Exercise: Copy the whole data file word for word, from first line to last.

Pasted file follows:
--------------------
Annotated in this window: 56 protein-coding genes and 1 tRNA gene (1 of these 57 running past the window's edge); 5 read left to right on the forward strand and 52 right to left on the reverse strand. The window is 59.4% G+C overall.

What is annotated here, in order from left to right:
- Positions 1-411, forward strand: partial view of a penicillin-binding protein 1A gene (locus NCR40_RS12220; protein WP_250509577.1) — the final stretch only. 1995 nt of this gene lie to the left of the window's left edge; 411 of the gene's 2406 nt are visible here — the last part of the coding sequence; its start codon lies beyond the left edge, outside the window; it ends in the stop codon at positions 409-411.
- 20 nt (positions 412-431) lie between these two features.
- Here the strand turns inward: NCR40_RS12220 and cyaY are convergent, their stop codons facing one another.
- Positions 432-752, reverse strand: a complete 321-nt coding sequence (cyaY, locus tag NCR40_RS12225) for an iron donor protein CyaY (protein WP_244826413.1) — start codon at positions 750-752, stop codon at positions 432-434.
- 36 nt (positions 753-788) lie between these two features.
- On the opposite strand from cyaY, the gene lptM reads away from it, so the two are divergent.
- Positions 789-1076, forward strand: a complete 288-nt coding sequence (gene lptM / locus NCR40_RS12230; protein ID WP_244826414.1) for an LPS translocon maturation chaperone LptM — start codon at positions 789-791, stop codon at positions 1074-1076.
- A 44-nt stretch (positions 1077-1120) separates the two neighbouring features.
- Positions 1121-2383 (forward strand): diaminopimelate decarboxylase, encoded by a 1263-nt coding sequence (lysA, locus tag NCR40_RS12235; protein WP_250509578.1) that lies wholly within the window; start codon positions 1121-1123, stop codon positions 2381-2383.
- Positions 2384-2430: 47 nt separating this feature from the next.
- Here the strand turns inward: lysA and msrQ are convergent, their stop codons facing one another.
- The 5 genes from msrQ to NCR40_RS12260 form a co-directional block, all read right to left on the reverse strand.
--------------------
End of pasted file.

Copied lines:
Annotated in this window: 56 protein-coding genes and 1 tRNA gene (1 of these 57 running past the window's edge); 5 read left to right on the forward strand and 52 right to left on the reverse strand. The window is 59.4% G+C overall.

What is annotated here, in order from left to right:
- Positions 1-411, forward strand: partial view of a penicillin-binding protein 1A gene (locus NCR40_RS12220; protein WP_250509577.1) — the final stretch only. 1995 nt of this gene lie to the left of the window's left edge; 411 of the gene's 2406 nt are visible here — the last part of the coding sequence; its start codon lies beyond the left edge, outside the window; it ends in the stop codon at positions 409-411.
- 20 nt (positions 412-431) lie between these two features.
- Here the strand turns inward: NCR40_RS12220 and cyaY are convergent, their stop codons facing one another.
- Positions 432-752, reverse strand: a complete 321-nt coding sequence (cyaY, locus tag NCR40_RS12225) for an iron donor protein CyaY (protein WP_244826413.1) — start codon at positions 750-752, stop codon at positions 432-434.
- 36 nt (positions 753-788) lie between these two features.
- On the opposite strand from cyaY, the gene lptM reads away from it, so the two are divergent.
- Positions 789-1076, forward strand: a complete 288-nt coding sequence (gene lptM / locus NCR40_RS12230; protein ID WP_244826414.1) for an LPS translocon maturation chaperone LptM — start codon at positions 789-791, stop codon at positions 1074-1076.
- A 44-nt stretch (positions 1077-1120) separates the two neighbouring features.
- Positions 1121-2383 (forward strand): diaminopimelate decarboxylase, encoded by a 1263-nt coding sequence (lysA, locus tag NCR40_RS12235; protein WP_250509578.1) that lies wholly within the window; start codon positions 1121-1123, stop codon positions 2381-2383.
- Positions 2384-2430: 47 nt separating this feature from the next.
- Here the strand turns inward: lysA and msrQ are convergent, their stop codons facing one another.
- The 5 genes from msrQ to NCR40_RS12260 form a co-directional block, all read right to left on the reverse strand.